Perfection with limitations
Beauty abounds in the Wisconsin winter. I celebrate it most mornings by skiing through the snowy woods or across frozen lake Wingra. I don't get out every morning. I took this photo this morning from the jetway as I was getting on the plane to fly off to preach this weekend in North Dakota. I won't be out skiing today, trading trees and fresh air for airport security, travel restrictions, and meeting people I have never met before.
But I will find beauty as I pass through my day, just not the overwhelming beauty of the first light of dawn reflecting off a snow drift as the woods open to a frozen meadow. I will glimpse beauty through safety glass on my way from here to there, and in some way this limitation and fleetingness will make it all the more beautiful.
Today the Church celebrates the conversion of St. Paul. I am reminded of this passage from his Second Letter to the Corinthians:
"To keep me from being too elated, a thorn was given me in the flesh, a messenger of Satan to torment me, to keep me from being too elated. Three times I appealed to the Lord about this, that it would leave me, but he said to me, 'My grace is sufficient for you, for power is made perfect in weakness.' So, I will boast all the more gladly of my weaknesses, so that the power of Christ may dwell in me. Therefore I am content with weaknesses, insults, hardships, persecutions, and calamities for the sake of Christ; for whenever I am weak, then I am strong."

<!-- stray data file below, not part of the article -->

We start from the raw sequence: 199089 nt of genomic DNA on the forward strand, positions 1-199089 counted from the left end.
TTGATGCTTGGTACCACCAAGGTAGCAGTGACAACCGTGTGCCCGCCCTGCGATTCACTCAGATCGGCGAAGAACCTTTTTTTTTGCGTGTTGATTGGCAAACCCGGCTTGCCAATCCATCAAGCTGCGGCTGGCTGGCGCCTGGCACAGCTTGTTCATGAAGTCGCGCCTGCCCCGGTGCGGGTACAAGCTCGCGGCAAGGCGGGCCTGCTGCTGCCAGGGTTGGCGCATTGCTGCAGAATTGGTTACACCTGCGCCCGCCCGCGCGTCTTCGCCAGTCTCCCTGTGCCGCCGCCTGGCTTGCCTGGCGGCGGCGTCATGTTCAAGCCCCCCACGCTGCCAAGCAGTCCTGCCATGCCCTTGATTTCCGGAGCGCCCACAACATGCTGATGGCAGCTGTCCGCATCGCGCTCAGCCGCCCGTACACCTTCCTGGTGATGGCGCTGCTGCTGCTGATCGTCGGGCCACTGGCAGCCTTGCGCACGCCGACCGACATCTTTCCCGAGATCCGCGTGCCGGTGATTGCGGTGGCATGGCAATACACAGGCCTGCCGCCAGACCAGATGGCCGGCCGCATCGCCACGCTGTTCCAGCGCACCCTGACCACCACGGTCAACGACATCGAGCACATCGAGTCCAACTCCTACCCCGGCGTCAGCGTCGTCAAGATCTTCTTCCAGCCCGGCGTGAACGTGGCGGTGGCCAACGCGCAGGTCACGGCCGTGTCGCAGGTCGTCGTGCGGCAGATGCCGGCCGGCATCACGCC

Paul is boasting of his weakness. This "thorn in the flesh" had to be more than mere physical pain. It was a pain in his soul. Paul had seen the greatness of God's gift in Christ, believed in it, committed himself to work to spread it, and yet still saw in himself a moral weakness that undermined his work. He could not do that thing that God was calling him to, that he wanted to do—or, he could not do it alone. He could only do it by relying on the grace of God.
Conversion is always in process. It is never finished. Paul believed and fought his entire life to live into that belief, but he never got there. He always had to trust God to give him the grace he needed each day to do what needed to be done that day. In this life, to believe is to glimpse perfection and to know limitations.